On Oct. 29, 2004, just four days before the U.S.
election, bin-Laden took the risk of breaking nearly a year of silence
to release a videotape denouncing Bush. The CIA quickly reached a
classified conclusion that bin-Laden knew that his anti-Bush tirade
would spur more American voters to back Bush for another four years in
CIA analysts recognized that bin-Laden saw Bush’s
policies – such as the Guantanamo prison camp, the Abu Ghraib scandal
and the Iraq War – as playing into al-Qaeda’s hands by creating a new
generation of Islamic jihadists and undermining pro-U.S. Arab
“Certainly,” CIA deputy associate director for
intelligence Jami Miscik told a senior meeting of CIA analysts, “he
[bin-Laden] would want Bush to keep doing what he’s doing for a few more
years,” according to Ron Suskind’s The One Percent Doctrine.
As the CIA analysts reviewed this internal
assessment, they grew troubled by its implications. “An ocean of hard
truths before them – such as what did it say about U.S. policies that
bin-Laden would want Bush reelected – remained untouched,” Suskind
wrote. [See Consortiumnews.com’s “CIA:
Osama Helped Bush in ’04.”]
Meanwhile, in the hours after the Osama videotape
was released, pro-Bush pundits fell into the trap by defining bin-Laden’s
rant as an endorsement of John Kerry. Heading into the election, Bush’s
support jumped six percentage points in one poll.
Today, bin-Laden’s strategy makes even more sense.
Bush’s violent policies for reshaping the Middle East are spreading
popular rage as the death toll mounts in Lebanon from Israeli air
strikes against Hezbollah guerrilla strongholds and as Palestinians
continue to die from Israel’s crackdown in Gaza, following raids that
captured three Israeli soldiers.
Just as Bush and his advisers see the carnage as
“birth pangs of a new Middle East” – in the words of Condoleezza Rice –
so bin-Laden perceives the same violence as crucial for his own vision
of a “new Middle East,” by isolating the dwindling number of pro-Bush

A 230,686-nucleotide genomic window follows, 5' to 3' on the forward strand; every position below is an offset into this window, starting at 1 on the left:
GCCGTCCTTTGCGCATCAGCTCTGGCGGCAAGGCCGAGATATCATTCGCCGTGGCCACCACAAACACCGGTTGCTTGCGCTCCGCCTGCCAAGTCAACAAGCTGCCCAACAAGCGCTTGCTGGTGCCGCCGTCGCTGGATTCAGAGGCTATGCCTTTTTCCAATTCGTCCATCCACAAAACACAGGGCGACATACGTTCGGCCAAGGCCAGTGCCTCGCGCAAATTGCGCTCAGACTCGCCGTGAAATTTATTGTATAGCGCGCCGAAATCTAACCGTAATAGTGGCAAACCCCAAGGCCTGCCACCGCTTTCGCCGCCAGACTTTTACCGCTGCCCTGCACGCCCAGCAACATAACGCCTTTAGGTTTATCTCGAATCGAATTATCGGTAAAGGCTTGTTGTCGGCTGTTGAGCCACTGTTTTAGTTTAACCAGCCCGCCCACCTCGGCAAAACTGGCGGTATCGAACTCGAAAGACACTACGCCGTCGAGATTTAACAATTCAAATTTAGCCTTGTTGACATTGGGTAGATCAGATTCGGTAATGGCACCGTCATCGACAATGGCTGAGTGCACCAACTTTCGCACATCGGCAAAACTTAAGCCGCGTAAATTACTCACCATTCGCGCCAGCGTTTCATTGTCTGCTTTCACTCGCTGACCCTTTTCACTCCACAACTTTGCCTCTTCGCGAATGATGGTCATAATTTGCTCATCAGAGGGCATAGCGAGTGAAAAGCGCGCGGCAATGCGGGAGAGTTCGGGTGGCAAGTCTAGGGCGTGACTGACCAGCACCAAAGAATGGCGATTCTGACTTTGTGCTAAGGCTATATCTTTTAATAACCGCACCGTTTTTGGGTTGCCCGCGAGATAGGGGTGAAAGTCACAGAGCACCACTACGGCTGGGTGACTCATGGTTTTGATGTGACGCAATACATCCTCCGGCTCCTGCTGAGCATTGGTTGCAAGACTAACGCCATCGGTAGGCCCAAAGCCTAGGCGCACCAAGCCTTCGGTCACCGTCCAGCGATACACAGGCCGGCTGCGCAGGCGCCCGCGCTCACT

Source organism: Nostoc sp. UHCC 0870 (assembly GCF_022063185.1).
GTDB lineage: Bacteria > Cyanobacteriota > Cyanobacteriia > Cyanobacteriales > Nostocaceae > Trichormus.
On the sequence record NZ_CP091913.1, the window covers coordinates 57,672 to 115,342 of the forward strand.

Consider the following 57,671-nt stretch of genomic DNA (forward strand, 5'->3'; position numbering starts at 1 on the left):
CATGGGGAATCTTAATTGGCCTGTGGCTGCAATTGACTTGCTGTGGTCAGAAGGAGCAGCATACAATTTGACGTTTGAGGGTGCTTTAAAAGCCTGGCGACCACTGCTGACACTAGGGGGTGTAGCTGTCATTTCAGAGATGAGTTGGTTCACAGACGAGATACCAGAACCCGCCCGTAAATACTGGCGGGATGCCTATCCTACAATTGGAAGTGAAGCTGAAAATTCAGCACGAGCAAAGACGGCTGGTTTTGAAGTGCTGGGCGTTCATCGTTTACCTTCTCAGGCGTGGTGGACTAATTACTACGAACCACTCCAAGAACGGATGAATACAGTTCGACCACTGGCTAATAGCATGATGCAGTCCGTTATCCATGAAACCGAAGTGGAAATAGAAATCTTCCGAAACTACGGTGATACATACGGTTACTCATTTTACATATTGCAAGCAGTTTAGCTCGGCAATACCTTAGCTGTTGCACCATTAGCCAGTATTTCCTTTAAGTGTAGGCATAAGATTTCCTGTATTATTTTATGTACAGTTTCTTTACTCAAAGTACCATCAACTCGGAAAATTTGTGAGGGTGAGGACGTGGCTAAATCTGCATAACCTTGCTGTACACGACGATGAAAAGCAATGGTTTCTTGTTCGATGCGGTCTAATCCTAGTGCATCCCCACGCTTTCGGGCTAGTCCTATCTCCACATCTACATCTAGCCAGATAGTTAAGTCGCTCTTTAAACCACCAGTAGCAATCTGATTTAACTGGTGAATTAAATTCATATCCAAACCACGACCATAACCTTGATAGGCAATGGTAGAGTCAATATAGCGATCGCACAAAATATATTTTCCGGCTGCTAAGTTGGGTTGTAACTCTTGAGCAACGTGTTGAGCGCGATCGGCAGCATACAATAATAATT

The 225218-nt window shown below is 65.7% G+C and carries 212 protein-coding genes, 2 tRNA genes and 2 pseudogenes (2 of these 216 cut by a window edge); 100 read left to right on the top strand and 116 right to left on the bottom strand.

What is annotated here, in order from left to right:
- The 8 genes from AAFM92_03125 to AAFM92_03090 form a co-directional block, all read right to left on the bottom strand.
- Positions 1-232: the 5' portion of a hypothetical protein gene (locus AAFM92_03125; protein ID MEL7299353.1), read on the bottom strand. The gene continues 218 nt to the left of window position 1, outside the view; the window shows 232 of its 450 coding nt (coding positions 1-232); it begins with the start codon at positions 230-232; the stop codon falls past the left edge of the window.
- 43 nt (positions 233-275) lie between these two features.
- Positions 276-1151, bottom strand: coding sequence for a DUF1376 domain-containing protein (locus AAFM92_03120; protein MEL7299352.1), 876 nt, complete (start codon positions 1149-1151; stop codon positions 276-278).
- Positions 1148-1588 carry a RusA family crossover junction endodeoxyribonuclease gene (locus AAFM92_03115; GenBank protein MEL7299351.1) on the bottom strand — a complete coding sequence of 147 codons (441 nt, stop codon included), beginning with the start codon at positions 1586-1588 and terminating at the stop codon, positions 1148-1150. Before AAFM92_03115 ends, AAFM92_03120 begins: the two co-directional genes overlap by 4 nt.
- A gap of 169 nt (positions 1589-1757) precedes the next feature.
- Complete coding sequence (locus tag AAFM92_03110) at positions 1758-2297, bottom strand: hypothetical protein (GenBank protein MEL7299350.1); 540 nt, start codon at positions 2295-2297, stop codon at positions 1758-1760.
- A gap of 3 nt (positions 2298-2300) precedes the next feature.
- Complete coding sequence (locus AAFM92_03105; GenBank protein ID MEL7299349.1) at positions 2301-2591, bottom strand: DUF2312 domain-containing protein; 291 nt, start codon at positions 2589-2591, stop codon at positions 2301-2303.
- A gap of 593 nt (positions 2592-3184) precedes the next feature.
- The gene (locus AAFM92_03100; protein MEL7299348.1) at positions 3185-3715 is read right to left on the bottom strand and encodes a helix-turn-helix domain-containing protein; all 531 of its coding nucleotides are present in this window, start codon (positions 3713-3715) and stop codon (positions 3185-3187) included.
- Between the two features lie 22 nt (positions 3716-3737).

leaders in the Arab world from the “Arab street.”
Compounding this Arab political problem, the Bush
administration has even boasted of the anti-Hezbollah positions taken by
the leaders of Saudi Arabia, Egypt and Jordan – exposing those
autocratic leaders to furious criticism from their citizens.
This dilemma appears to have contributed to a
surprising development on July 23 after Bush invited some of his more
reliable friends from the Saudi monarchy to a strategy session at the
However, instead of simply endorsing Bush’s
hard-line support for Israel’s Lebanese offensive, Saudi Foreign
Minister Prince Saud al-Faisal delivered a letter from Saudi King
Abdullah beseeching Bush to pressure Israel to stop its attack inside
Lebanon that have killed nearly 400 people, mostly civilians.
“We requested a cease-fire to allow for a cessation
of hostilities,” the Saudi foreign minister told reporters after the
meeting. “I have brought a letter from the Saudi king to stop the
bleeding in Lebanon.”
White House officials said Bush rebuffed the king’s
appeal and remained adamantly opposed to the idea of pressuring Israel
into a cease-fire. Though the Saudis and other Sunni governments see a
threat from the rising influence of Shiite-ruled Iran, which backs
Hezbollah, they also are worried about being viewed by their own
populations as Bush’s puppets.
Underscoring Bush’s predicament – appealing for
help from old friends who find their pro-U.S. positions more and more
troublesome back home – the rocky White House meeting even included the
longtime Saudi ambassador to the United States, Prince Bandar bin
Sultan, who is now the secretary-general of the Saudi National Security
Over the past quarter century, the cigar-smoking